American man sets off from Africa on solo row across the Atlantic Ocean
Monday, May 8, 2006
DAKAR, Senegal -- A New Yorker set off from West Africa on Sunday to become the first black American to row solo across the Atlantic.
Victor Mooney, 41, said the voyage in his homemade, 24-foot boat is to raise awareness of AIDS in Africa and memorialize the route that took African slaves to the Americas.
Africans "went through slavery and now they're going through AIDS and being devastated again," said Mooney, who lost a brother to the disease.
About 50 people gathered on the beach to watch Mooney head off toward his hometown -- many saying they wished him well but weren't sure why he was undertaking the dangerous adventure.
"He's crazy," said Gaston Sabaly, who works at a beachside restaurant. "Everybody wants to go to America but not like that."
Mooney's craft has no backup sail or motor, and he is rowing with no accompanying boat. He said the French military has promised to send planes over his route occasionally to check on him.
Fewer than 50 people have completed solo rows across the Atlantic, according to the England-based Ocean Rowing Society. Four have been lost at sea in the attempt and nearly 40 have had to abandon their trips, the group says.
Mooney said he is the first to attempt the trip from Africa. He hopes to reach the Americas in about 120 days. Wind patterns and currents mean he'll likely hit the Caribbean first, then start up the U.S. East Coast toward the Brooklyn Bridge -- which he aims to reach by October.
His trip was delayed for nearly a month in Senegal to fix a keel broken by fishermen who tried to move his boat by rolling it on logs. He called the delay a surprise boon because it gave him time to know the local population.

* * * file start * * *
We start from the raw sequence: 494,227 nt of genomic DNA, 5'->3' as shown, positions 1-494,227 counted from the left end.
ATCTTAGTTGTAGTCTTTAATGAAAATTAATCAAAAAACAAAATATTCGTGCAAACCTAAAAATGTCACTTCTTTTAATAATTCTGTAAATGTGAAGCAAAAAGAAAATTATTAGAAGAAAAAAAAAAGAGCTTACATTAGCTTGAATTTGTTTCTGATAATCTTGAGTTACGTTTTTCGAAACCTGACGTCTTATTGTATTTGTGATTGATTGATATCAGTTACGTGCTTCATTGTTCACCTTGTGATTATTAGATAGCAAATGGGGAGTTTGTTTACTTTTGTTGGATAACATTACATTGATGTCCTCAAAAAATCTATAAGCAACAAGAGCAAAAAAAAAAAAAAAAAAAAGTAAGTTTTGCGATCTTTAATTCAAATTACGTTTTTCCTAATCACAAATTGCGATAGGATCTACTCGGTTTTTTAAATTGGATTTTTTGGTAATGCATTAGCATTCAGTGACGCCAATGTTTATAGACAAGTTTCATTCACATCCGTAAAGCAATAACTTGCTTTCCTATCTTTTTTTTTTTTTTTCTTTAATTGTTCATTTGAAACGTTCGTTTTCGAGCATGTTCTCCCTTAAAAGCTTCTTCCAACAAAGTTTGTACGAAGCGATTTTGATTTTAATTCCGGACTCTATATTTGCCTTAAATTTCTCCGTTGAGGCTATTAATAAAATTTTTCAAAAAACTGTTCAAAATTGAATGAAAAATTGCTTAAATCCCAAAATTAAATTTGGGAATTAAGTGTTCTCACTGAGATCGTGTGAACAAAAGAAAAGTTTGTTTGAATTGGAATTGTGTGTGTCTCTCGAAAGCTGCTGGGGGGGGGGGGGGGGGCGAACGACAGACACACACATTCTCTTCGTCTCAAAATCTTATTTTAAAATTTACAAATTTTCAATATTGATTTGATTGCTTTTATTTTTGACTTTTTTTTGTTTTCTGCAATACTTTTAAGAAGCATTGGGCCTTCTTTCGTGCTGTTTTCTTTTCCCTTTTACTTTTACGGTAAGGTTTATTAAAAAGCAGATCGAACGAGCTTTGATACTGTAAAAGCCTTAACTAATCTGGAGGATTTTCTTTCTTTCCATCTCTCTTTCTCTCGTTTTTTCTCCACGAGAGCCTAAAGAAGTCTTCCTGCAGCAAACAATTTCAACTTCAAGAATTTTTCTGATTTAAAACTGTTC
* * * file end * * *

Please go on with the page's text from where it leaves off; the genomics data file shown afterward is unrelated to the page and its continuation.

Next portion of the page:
On leave from his job as a college publicist, Mooney wants to raise money for AIDS medicine in Africa. So far he has brought in only about $6,000 -- about half what he has spent on the trip -- but said he expects more donations as he travels. Mooney said the boat and its supplies are worth more than $100,000, but he got most of his materials as in-kind donations.
Mooney said he's traveling with three phone systems, three global positioning systems, solar panels, three water purifiers, an emergency life raft and "tons of food."
"I have backup maybe three times over," he said. "I even have a backup rudder and three sets of oars." He also has a computer and a satellite Internet connection that he plans to use to keep a Web log as he travels.
Mooney trained for his trip by rowing around Long Island and New York City. He said he started with 30-mile rows, then worked his way up to 365 miles. He started planning the trip about three years ago.
"Not everybody could do something like that," said hotel worker Malik Khouma. "We all hope he arrives safely."
Associated Press writer Hilary Heuler contributed to this report.
On the Net:
Goree Challenge: http://www.goreechallenge.com
Ocean Rowing Society: http://www.oceanrowing.com